That's every phonecall, email and website visited by every citizen, kept on record for 12 months. And now it's after vehicle records too.
The UK's Home Office is to integrate surveillance cameras with police databases nationwide as well as the Automatic Number Place Recognition system (ANPR), technology that automatically reads car registration plates.
The UK has currently has a network of around 8,000 cameras that capture up to 30 million ANPR read-outs every day. The information about the vehicle, its journey and its destination is then retained on the National ANPR Data Center for two years.
ANPR is used by the police to help track down criminals, organized crime groups and terrorists across the UK. The ANPR camera can instantly read and check a car registration place against other police databases and records the data, including unsuspected vehicles too and stores it on the National ANPR Data Center (NADC) for up to two years.
It's since emerged that this system of surveillance of vehicles across the UK is to be included under the UK Law Enforcement Data Service, leading to accusations that the Home Office is operating a "burgeoning surveillance capability" as it expands, immune to any parliamentary oversight.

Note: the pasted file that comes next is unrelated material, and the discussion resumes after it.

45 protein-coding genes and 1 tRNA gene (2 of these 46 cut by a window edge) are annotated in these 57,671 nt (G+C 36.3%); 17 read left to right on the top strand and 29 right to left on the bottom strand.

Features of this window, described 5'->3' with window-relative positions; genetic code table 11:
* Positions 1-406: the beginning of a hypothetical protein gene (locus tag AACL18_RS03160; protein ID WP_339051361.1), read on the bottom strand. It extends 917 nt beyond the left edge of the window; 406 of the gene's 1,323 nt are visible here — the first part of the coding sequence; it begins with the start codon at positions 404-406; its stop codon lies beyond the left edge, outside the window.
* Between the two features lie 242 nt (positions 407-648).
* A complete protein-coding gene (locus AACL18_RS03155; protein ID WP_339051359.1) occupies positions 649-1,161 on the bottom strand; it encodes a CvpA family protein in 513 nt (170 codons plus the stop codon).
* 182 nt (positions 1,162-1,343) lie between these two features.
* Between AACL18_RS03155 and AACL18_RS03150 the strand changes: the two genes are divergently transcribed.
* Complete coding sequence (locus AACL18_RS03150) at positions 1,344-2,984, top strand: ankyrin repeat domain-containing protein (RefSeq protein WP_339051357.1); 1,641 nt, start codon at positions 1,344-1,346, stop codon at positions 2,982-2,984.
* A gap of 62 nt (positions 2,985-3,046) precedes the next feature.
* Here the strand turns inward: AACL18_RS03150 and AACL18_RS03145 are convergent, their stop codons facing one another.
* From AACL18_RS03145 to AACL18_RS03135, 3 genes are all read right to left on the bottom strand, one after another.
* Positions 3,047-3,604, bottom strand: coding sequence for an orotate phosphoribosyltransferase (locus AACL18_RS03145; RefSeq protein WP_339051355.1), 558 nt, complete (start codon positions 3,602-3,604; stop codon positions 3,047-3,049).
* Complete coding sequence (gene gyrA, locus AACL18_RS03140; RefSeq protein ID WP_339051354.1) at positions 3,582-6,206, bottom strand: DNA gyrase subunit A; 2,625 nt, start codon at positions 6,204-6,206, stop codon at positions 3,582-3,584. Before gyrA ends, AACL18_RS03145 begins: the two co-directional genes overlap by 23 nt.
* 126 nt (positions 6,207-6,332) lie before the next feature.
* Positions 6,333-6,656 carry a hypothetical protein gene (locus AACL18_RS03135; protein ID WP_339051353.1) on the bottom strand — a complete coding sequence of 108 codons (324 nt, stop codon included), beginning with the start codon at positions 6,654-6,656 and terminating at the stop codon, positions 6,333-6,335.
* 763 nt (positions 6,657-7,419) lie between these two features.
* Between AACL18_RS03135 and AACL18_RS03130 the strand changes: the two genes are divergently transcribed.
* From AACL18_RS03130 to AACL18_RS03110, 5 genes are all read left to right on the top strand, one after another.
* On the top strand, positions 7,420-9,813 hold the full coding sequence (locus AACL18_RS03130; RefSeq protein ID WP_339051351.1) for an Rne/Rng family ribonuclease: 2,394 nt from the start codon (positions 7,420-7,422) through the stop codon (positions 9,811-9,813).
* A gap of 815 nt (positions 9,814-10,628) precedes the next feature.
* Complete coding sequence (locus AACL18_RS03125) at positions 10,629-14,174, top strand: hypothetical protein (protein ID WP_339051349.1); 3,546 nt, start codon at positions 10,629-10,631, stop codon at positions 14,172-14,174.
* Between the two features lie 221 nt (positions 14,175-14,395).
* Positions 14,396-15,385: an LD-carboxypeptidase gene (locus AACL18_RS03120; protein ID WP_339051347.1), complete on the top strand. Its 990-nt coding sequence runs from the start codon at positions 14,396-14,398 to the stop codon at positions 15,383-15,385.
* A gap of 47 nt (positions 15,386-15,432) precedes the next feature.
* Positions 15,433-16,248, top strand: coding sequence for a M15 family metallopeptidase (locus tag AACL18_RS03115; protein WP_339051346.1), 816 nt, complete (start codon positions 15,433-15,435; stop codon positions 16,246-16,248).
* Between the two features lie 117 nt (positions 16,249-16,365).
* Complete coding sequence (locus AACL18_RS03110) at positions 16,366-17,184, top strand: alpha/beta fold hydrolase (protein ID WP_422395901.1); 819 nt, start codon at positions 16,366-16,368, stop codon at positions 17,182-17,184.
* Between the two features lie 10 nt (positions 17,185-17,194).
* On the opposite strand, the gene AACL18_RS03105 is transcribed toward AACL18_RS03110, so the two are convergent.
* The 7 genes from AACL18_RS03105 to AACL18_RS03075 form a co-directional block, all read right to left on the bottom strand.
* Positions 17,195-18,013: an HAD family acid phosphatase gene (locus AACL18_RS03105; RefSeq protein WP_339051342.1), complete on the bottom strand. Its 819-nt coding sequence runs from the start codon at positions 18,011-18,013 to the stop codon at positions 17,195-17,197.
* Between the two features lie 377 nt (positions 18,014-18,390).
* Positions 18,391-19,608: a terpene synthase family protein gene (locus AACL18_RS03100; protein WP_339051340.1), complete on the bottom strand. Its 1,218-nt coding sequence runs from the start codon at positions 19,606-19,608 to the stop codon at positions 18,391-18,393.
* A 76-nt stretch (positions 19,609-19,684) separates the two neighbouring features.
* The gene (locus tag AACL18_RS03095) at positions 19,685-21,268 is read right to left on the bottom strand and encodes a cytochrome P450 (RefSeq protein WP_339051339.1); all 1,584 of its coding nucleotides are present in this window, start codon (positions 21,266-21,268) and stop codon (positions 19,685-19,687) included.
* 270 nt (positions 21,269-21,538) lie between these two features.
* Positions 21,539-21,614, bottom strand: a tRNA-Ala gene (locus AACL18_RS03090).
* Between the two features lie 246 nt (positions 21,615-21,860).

ANPR, "is not subject to any parliamentary oversight, yet it is one of the largest intelligence gathering tools in the world," Tony Porter, the UK's surveillance camera commissioner said in his recent annual report.
"Its use as an intelligence tool is self-evident in that there are now approximately 8,500 cameras in use, capable of 35 million and 40 million 'reads' a day and storing upwards of 30 billion 'reads' a year."
Mr. Porter also pointed out that ANPR has progressed and expanded from just being used to track suspect vehicles involved in terrorism or extremist activity in the 1980's, 90's and early 2000's to now tracing insurance claims, vehicle theft and car tax.
New guidance in place over police & local authority use of CCTV & Automatic Number Plate Recognition http://t.co/MhMMSFChbj— Home Office (@ukhomeoffice) June 4, 2013
The UK's surveillance camera commissioner remains concerned that the system, believed to be integrated with the Law Enforcement Data Service (LEDS), will not function on behalf of citizens in the UK and progess unchecked and without any scrutiny from parliament.
Meanwhile the Snoopers' Charter awaits Royal Assent after passing through the House of Lords, before it becomes law, possibly by the end of 2016.